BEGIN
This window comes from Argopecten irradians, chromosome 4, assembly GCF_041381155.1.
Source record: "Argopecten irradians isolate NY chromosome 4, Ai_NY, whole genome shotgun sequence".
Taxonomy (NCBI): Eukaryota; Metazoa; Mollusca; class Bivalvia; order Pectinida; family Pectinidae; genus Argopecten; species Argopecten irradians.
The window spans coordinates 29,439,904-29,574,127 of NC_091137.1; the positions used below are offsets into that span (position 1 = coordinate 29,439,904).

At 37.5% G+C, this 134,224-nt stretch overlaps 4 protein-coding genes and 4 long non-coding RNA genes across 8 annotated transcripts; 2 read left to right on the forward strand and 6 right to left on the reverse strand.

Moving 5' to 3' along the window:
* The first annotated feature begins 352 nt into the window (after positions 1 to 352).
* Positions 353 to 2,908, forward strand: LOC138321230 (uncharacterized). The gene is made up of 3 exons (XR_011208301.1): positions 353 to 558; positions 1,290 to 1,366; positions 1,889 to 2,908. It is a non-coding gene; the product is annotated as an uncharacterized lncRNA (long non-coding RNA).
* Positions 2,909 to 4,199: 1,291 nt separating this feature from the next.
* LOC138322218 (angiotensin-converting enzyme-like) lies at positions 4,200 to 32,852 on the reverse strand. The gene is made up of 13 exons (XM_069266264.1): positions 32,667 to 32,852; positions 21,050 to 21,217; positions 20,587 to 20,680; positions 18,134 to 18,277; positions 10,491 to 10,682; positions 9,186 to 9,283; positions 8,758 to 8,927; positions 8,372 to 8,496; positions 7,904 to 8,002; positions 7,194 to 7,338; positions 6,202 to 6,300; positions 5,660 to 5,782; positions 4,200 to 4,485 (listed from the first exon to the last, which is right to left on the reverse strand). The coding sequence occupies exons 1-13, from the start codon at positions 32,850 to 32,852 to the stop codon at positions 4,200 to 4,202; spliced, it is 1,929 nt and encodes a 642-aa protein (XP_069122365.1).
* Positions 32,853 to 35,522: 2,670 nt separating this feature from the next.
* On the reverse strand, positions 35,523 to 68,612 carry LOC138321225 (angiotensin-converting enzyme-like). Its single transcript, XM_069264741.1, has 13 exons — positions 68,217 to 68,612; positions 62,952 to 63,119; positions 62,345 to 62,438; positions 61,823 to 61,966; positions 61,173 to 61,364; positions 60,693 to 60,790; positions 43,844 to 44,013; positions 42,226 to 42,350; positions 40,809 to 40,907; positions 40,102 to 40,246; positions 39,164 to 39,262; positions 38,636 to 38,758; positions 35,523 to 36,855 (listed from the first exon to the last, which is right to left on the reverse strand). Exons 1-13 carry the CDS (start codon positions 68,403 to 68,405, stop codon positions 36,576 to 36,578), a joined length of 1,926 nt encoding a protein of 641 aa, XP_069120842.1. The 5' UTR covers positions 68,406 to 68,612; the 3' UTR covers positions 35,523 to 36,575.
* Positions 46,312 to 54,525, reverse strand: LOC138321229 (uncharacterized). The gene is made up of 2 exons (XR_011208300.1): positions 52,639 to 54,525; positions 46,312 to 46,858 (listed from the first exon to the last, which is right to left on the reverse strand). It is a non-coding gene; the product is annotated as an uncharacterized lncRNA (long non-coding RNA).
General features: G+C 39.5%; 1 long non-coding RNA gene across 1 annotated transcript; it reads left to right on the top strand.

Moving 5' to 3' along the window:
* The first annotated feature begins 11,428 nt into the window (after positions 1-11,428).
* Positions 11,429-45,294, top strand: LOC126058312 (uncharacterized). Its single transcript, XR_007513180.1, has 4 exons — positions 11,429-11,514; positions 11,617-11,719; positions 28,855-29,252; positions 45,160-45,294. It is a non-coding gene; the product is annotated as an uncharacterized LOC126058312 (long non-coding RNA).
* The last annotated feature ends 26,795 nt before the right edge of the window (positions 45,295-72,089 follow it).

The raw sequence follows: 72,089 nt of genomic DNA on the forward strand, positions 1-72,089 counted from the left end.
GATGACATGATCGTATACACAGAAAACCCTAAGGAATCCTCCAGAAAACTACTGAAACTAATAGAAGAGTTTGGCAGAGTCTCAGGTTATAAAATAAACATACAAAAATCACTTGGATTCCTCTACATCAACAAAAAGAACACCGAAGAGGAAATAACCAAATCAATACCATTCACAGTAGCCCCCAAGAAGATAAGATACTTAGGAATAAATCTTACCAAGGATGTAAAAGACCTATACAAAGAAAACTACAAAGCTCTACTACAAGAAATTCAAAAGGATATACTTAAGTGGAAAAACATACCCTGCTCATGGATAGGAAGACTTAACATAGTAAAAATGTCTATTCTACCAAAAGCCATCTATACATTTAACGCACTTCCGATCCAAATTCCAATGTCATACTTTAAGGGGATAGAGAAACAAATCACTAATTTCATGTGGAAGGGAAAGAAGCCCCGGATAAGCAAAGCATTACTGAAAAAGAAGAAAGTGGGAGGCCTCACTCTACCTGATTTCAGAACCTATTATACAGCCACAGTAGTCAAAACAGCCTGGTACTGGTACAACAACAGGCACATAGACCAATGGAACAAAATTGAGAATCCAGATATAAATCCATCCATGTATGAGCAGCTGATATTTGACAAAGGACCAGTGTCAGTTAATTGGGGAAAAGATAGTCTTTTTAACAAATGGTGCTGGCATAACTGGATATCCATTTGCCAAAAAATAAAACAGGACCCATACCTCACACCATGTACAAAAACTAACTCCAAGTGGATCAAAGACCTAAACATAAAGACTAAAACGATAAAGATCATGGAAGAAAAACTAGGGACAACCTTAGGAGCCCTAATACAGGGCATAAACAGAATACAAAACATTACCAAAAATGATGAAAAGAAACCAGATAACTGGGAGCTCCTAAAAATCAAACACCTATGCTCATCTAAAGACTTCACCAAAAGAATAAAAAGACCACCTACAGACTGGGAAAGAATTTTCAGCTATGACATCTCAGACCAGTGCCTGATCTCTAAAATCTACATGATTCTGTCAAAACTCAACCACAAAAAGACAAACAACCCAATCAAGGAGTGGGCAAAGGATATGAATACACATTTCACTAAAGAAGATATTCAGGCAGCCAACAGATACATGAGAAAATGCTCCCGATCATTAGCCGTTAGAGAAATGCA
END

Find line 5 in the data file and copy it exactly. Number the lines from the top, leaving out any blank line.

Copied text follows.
At 37.5% G+C, this 134,224-nt stretch overlaps 4 protein-coding genes and 4 long non-coding RNA genes across 8 annotated transcripts; 2 read left to right on the forward strand and 6 right to left on the reverse strand.